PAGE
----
Big up and thanks again to Mihaela and her team – the World Blogging Forum 2009 was an unforgettable, enthralling experience for me. Thank you so much for inviting me to Bucharest and I hope to see all of you again soon!

Photo-Gallery: World Blogging Forum 2009

Wow – I can’t believe the WBF2009 is already over. Time just passed so quickly – I’ll have more on day 2 of the conference tomorrow, but for now there’s just five words: Thank you for the invitation! The meeting was an incredible experience, Mihaela and her team did an unbelievable job: I’ve never been to a web conference that well-organized aka perfect – and I’d love to come to Bucharest again for the WBF2010!

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WBF2009 Day 1: Blogs, Citizen Journalism and E-Democracy

The first day of the World Blogging Forum 2009 was all about empowerment and influence: since 99% of the participants are bloggers it’s no surprise that we all agree on the total and complete deadness of old media – that’s just a question of the vanishing point. But how to harness the power of the web to strengthen the civil society in dictatorial states? This issue is far from easy to tackle!

Blogs and citizen journalism

Wael Abbass kicked off the first session: The Egyptian blogger and human rights activists pointed out the various problems bloggers face in Egypt: Mubarak does not use direct censorship but rather relies on “informal” methods of incredible pressure. “I’m almost out of optimism”, Wael said in his very moving speech, as even though police violence and torture videos have been leaked and published, the situation hasn’t changed at all – for 40 years. For us Western-European bloggers, the primary problem is how to monetize our blogs, while Wael has to struggle to just be able to continue his work – and when we talked last night, Wael explained that literally no brands want to advertise on his highly critical blog as they are afraid of the political consequenes.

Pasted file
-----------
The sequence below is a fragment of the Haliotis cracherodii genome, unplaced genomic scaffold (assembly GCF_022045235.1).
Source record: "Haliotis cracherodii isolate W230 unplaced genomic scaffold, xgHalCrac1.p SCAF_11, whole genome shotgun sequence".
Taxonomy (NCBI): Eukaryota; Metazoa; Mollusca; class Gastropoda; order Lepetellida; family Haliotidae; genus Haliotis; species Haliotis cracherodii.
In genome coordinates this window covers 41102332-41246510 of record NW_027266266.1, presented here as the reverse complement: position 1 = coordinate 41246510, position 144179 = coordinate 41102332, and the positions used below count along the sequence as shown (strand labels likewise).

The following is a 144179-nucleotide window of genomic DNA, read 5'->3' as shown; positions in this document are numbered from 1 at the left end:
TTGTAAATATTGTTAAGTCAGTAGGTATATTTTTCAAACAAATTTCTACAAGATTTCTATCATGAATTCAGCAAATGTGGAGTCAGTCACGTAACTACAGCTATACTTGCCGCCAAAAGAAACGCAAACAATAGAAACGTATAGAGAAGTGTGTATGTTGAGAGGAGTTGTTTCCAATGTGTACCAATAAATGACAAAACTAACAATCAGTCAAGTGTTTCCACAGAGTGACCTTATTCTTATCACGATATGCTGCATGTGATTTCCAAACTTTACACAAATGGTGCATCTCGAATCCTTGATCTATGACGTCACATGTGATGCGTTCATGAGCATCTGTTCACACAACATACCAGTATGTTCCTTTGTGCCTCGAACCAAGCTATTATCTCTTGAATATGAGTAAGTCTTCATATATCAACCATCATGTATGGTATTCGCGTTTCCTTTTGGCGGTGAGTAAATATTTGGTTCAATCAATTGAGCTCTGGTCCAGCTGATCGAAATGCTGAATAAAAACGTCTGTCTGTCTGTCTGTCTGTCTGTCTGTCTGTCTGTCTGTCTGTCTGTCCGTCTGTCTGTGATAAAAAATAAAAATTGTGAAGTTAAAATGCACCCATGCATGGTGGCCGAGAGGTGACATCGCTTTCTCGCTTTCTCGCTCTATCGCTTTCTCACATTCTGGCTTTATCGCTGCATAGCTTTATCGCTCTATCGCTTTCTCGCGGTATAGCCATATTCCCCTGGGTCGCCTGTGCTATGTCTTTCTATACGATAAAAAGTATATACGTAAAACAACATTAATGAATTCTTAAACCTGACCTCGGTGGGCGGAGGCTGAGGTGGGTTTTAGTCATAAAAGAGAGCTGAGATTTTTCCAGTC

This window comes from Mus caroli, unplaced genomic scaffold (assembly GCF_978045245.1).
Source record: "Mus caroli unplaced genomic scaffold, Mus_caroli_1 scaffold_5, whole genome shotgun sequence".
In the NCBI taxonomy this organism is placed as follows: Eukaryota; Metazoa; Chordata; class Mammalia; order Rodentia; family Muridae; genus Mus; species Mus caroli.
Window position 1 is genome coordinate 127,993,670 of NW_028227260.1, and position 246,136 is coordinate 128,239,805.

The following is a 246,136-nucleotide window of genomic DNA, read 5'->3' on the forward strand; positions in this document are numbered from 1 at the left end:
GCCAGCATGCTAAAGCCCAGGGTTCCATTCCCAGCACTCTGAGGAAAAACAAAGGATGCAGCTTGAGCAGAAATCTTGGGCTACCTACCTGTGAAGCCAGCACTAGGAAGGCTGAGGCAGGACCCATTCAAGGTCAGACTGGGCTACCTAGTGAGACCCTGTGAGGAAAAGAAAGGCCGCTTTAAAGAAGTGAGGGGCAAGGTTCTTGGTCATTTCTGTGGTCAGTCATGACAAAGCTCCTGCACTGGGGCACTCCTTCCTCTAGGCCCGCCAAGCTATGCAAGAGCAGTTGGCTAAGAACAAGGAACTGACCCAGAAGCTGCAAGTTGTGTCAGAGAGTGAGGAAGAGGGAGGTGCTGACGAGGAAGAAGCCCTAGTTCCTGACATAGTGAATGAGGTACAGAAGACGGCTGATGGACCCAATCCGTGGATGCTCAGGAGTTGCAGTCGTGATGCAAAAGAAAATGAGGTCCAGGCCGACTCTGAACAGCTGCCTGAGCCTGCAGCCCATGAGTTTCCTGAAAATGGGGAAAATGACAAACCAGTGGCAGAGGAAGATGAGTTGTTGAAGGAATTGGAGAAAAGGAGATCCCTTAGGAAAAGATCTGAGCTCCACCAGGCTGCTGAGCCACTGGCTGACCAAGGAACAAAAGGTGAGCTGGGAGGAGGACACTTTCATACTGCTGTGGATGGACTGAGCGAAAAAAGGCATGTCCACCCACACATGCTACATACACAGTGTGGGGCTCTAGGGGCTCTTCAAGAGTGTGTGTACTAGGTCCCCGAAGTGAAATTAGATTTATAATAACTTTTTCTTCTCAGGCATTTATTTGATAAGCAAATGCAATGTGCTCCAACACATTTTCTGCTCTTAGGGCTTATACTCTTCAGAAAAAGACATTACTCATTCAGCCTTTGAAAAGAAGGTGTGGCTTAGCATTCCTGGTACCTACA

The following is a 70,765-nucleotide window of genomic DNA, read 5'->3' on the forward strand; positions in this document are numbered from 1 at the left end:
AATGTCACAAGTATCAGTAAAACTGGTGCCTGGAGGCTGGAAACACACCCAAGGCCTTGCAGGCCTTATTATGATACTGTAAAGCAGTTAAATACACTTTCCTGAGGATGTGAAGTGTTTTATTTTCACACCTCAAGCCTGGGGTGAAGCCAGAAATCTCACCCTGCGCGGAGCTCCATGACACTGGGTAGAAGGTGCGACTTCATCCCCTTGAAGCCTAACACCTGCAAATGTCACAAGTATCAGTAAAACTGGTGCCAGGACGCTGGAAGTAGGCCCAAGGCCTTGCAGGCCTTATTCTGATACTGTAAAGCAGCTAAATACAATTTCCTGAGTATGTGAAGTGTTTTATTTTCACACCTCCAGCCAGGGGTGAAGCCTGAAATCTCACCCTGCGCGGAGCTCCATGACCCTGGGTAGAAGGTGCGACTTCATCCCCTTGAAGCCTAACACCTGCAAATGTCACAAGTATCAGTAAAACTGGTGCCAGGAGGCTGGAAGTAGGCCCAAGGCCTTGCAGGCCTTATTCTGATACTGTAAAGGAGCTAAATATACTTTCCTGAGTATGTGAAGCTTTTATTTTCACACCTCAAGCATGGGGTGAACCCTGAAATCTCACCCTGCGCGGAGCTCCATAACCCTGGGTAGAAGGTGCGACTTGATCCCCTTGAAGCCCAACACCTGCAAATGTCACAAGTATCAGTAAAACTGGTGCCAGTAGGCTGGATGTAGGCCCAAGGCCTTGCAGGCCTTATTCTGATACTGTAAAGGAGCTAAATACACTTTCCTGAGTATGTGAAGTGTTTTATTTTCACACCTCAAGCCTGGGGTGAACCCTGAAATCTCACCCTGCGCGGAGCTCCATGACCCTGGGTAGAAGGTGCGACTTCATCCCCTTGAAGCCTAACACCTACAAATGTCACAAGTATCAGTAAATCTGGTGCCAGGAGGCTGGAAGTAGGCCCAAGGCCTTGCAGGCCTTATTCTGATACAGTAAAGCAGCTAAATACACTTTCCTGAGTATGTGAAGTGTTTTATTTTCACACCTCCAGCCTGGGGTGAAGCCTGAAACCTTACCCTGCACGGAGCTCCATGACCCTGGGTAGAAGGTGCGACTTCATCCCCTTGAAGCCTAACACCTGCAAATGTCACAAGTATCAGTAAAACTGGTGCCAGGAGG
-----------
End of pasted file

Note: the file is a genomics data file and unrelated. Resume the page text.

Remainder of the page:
Zhou Shuguang also has to face a quite restrictive government: China, famous for its “big Firewall”, does not fight the internet per se, but it’s doing everything to wall the garden – yet nobody is sure if blocking e.g. is a political or an economic decision, pushing national copycat-service. For example: the fact that Twitter clients work in China is at least a partial proof that the “censorship” is not just about keeping thoughts, but rather about keeping the competition out.

Jeff Jedras vom Canada, Michael Reuter, the Bavarian founder of Germany’s Yigg and Ramon Stoppelenburg from Amsterdam (“I’ve got a typical Spanish first name and a very typical Dutch surname – complain with my parents!”) run their blogs in countries where censorship is not an issue – but monetization definitely is. Michael thinks it’s vital to turn (political) blogging into a sustainable business as well, and I totally agree with him in that this does not have to go hand-in-hand with any loss of credibility. Ramon talked about his “Let me stay for a day” project which brought him to 72 countries via invitations of private folks: